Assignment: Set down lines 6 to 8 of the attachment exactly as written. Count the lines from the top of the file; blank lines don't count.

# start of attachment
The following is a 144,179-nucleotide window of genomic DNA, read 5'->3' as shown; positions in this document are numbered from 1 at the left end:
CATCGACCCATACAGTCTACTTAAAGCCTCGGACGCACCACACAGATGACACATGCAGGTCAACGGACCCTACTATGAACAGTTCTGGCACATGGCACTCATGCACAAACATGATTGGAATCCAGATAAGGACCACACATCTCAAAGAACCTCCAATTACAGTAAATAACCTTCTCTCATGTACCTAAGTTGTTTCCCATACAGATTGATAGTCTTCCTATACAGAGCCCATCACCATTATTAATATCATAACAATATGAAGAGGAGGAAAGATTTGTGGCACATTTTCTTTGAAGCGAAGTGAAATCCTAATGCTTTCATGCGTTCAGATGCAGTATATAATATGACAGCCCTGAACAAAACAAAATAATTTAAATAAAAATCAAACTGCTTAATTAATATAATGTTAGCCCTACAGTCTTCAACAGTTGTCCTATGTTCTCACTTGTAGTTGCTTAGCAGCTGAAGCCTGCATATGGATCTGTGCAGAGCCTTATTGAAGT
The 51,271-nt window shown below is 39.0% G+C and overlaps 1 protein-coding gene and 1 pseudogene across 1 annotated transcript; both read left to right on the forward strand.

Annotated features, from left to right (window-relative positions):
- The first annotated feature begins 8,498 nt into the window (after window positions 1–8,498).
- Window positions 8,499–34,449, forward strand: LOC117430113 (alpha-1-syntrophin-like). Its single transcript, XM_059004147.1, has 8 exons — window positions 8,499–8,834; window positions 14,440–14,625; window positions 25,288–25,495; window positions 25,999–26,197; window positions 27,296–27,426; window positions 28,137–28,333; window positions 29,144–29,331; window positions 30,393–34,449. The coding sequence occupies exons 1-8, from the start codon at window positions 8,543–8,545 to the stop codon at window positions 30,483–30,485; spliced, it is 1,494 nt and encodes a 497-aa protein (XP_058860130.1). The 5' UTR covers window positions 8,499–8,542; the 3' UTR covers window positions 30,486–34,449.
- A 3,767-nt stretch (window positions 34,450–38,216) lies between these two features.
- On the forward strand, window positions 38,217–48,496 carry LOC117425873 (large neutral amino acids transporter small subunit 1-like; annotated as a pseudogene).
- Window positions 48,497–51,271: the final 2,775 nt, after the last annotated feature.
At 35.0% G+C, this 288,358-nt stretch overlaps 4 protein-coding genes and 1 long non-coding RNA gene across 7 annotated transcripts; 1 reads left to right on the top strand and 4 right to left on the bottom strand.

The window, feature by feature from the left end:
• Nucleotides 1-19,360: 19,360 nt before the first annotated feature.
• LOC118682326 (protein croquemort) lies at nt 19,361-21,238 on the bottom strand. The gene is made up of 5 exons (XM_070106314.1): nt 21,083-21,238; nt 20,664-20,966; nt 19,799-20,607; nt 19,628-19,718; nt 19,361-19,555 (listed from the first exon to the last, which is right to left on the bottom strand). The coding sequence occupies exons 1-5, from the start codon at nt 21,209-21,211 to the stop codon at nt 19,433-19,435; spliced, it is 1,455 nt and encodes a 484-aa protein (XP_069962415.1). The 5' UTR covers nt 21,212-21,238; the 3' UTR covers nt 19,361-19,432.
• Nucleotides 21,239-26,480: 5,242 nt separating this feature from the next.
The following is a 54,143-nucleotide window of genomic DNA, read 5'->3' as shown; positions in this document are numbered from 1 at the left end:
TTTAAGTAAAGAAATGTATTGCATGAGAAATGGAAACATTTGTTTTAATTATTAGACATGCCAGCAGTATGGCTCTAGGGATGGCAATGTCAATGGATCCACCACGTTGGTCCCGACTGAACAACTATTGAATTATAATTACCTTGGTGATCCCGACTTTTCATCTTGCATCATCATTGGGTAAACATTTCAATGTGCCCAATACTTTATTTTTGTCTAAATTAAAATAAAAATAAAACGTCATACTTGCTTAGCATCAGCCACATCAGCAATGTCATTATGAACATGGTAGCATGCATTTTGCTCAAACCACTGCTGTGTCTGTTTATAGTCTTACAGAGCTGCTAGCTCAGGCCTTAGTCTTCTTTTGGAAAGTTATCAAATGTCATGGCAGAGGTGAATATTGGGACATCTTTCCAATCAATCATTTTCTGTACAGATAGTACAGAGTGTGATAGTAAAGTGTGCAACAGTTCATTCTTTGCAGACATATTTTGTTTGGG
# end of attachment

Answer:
- Window positions 8,499–34,449, forward strand: LOC117430113 (alpha-1-syntrophin-like). Its single transcript, XM_059004147.1, has 8 exons — window positions 8,499–8,834; window positions 14,440–14,625; window positions 25,288–25,495; window positions 25,999–26,197; window positions 27,296–27,426; window positions 28,137–28,333; window positions 29,144–29,331; window positions 30,393–34,449. The coding sequence occupies exons 1-8, from the start codon at window positions 8,543–8,545 to the stop codon at window positions 30,483–30,485; spliced, it is 1,494 nt and encodes a 497-aa protein (XP_058860130.1). The 5' UTR covers window positions 8,499–8,542; the 3' UTR covers window positions 30,486–34,449.
- A 3,767-nt stretch (window positions 34,450–38,216) lies between these two features.
- On the forward strand, window positions 38,217–48,496 carry LOC117425873 (large neutral amino acids transporter small subunit 1-like; annotated as a pseudogene).